Why no hs-err file on CheckJNI?

David Holmes david.holmes at oracle.com
Tue Aug 24 07:38:10 UTC 2021

Hi Thomas,

On 24/08/2021 12:27 am, Thomas Stüfe wrote:
> Hi,
> when we specify CheckJNI or CheckJNICalls and we catch an error (e.g. a
> memory overwriter), we write a short report, then abort. See:
> https://github.com/openjdk/jdk/blob/594e5161b48382d61509b4969bc8f52c3c076452/src/hotspot/share/prims/jniCheck.hpp#L36-L41
> This has been introduced in 2008 with JDK-6739363 "Xcheck jni doesn't check
> native function arguments". I could find no discussion about this on
> mailing list archives.

There have been a number of updates to Xcheck:jni since then and in 17 I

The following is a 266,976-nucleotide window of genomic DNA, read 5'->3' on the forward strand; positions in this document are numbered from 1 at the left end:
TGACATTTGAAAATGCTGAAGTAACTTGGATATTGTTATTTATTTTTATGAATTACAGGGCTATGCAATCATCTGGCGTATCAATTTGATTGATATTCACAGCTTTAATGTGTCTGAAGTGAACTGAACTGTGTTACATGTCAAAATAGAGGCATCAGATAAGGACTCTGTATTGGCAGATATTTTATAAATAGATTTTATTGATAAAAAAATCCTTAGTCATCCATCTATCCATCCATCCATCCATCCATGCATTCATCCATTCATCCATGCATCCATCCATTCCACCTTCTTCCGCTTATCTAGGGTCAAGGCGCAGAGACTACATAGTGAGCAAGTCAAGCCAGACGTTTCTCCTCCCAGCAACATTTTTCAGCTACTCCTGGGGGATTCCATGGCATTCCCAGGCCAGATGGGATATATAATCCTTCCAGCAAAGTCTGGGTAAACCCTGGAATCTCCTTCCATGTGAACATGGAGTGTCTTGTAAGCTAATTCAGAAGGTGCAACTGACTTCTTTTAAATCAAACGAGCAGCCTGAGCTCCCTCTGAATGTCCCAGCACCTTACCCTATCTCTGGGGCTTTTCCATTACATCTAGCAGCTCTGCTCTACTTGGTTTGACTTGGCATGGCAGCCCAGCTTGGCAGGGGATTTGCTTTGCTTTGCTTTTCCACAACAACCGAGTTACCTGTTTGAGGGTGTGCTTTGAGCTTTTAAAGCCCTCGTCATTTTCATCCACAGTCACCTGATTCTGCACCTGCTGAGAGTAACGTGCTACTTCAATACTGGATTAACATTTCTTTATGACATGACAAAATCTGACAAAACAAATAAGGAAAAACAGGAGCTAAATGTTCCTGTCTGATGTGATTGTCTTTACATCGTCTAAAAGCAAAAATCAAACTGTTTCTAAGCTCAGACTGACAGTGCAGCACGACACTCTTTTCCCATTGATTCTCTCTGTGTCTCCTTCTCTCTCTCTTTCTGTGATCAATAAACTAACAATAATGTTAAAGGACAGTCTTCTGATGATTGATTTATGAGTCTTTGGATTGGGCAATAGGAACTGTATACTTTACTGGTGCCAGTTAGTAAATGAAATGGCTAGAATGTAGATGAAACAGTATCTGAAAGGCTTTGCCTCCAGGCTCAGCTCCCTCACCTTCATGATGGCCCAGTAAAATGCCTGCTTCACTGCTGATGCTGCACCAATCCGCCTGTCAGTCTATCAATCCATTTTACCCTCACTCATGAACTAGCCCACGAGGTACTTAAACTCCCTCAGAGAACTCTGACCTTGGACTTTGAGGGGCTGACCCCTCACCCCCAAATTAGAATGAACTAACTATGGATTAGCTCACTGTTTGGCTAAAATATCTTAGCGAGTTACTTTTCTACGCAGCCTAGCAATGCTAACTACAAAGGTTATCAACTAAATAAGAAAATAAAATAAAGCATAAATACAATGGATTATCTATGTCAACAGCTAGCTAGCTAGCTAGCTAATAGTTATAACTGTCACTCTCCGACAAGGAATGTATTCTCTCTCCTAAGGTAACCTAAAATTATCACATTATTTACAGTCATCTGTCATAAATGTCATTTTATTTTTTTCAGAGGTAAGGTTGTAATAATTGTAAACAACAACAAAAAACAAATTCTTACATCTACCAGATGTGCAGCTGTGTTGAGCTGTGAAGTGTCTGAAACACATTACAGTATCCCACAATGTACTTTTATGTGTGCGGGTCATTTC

documented the different kinds of checks and their behaviour in more 
detail (JDK-8260194):


> Does anyone know why we don't write a normal hs-err file in this case?

Because the intent is to mimic throwing an exception and exiting and it 
is not a "hotspot error" it is an application error.

> Would anyone care if we did? We do so in similar cases, e.g. if os::free()
> catches an overwrite.

os::free() is capturing an internal hotspot programming error, not an 
error in user code.

You would need to rework the header error messages etc and remove the 
bug reporting stuff so that the user doesn't think it is an error in the 
VM itself. Overall I don't see the need to do it as the main thing is 
the stacktrace to see where the bad JNI usage occurred - and as I said 
this isn't a VM error.

It might also introduce compatibility issues for anyone who runs testing 
wiith -Xcheck:jni and doesn't expect to get the hs_err file - though if 
you keep the current output but also produce a modified hs_err file that 
may be okay. But I still question why you would need this?


> Thanks, Thomas

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